At least if the latter were the case I’d be keen to discover what differences between supposedly progressive and conservative feminism ,if any, emerged. Because if as I suspect the answer is precious few then my original point as to why anyone claiming to support feminism would write divisively about it seems proven for reasons that nonetheless elude me. Otherwise I, seeing feminism as very much a progressive issue anyway, lack her perspective on things, but merely note in occasional moments of fair mindedness that despite some considerable evidence to the contrary on other issues not all conservatives are impervious to some of our better ideas when it suits them. 😉

    *I assumed it was the Guardian piece with four conservative women talking about feminism that we were meant to look at…..
    http://www.theguardian.com/commentisfree/2014/apr/14/feminism-liberal-women-australia

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  7. paul walter April 16, 2014 at 2:11 am #

    Again thanks to HG for unpacking the thing..I was at sea until he offered his reorientation; now what its about seems clear enough.

    Of the four quotes from the grauniad, Paula Matthewson’s seems to be the sole one with a basis in rationality and reality; I found little to quarrel with, as to it.

    The others were cupcakes, but in the clarification I can recognise that the issue that resonates with me would be the carping aggression of some radfems.
    I know I’m not a woman and have not suffered many of the wrongs that many women suffer, but from past experience, I recognise the complaint.. no matter what you say or how sympathetic or constructive you try to be, you are subjected either to abuse or sulking.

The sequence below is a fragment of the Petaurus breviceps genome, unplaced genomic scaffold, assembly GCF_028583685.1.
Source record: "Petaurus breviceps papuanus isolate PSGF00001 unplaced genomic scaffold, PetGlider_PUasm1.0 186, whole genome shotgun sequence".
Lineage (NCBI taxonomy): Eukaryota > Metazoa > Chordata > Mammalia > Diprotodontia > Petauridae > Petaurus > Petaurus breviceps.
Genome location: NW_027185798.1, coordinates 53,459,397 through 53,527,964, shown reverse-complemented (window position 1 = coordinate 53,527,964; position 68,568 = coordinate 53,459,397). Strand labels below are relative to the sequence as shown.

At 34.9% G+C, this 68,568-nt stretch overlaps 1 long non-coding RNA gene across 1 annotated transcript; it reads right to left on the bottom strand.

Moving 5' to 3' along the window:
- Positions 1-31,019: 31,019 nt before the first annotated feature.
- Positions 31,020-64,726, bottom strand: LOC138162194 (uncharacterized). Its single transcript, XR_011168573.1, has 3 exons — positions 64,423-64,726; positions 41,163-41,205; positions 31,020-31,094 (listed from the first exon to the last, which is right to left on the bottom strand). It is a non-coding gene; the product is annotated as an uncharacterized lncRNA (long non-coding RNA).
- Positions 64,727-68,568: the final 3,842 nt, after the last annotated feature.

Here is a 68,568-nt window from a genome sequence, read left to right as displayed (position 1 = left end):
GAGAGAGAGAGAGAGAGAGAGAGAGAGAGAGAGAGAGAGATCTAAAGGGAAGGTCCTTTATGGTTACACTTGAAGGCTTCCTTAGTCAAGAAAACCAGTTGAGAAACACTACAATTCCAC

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    • paul walter April 16, 2014 at 5:00 am #

      Plagued by insomnia… grrr.

      Now we have visited the Dragonista site.

      The article I checked out was the Drum one on Labor and the unions and she has made the usual error of confusing/conflating “the unions” with the factions and white collar careerist who never did a day’s work or understood why workers sometimes have had to take up cudgels in self defence in the past ( Holdens/Toyota the most recent example?).
      I’m not saying it was Judith Sloan, but…

      She nailed it as to Bullock, but couldn’t spare a second’s pity for the worthwhile Louise Pratt, for example… to some extent, Silkworm’s claim is reestablished.

      I may go back to Dragonista: I look forward to articles on Abbott’s decimation of the auto industry, tens of thousands of public sector workers sacked, particularly in social infrastructure ministries, FTA’s, wastage on defence and asylum seeker policing and detention (a racket) and the brutal attack on pensioners and other welfare beneficiaries that, along with the War on Women, comprise the Rightist attack on Australians.

      Like

  8. zerograv1 April 16, 2014 at 10:02 am #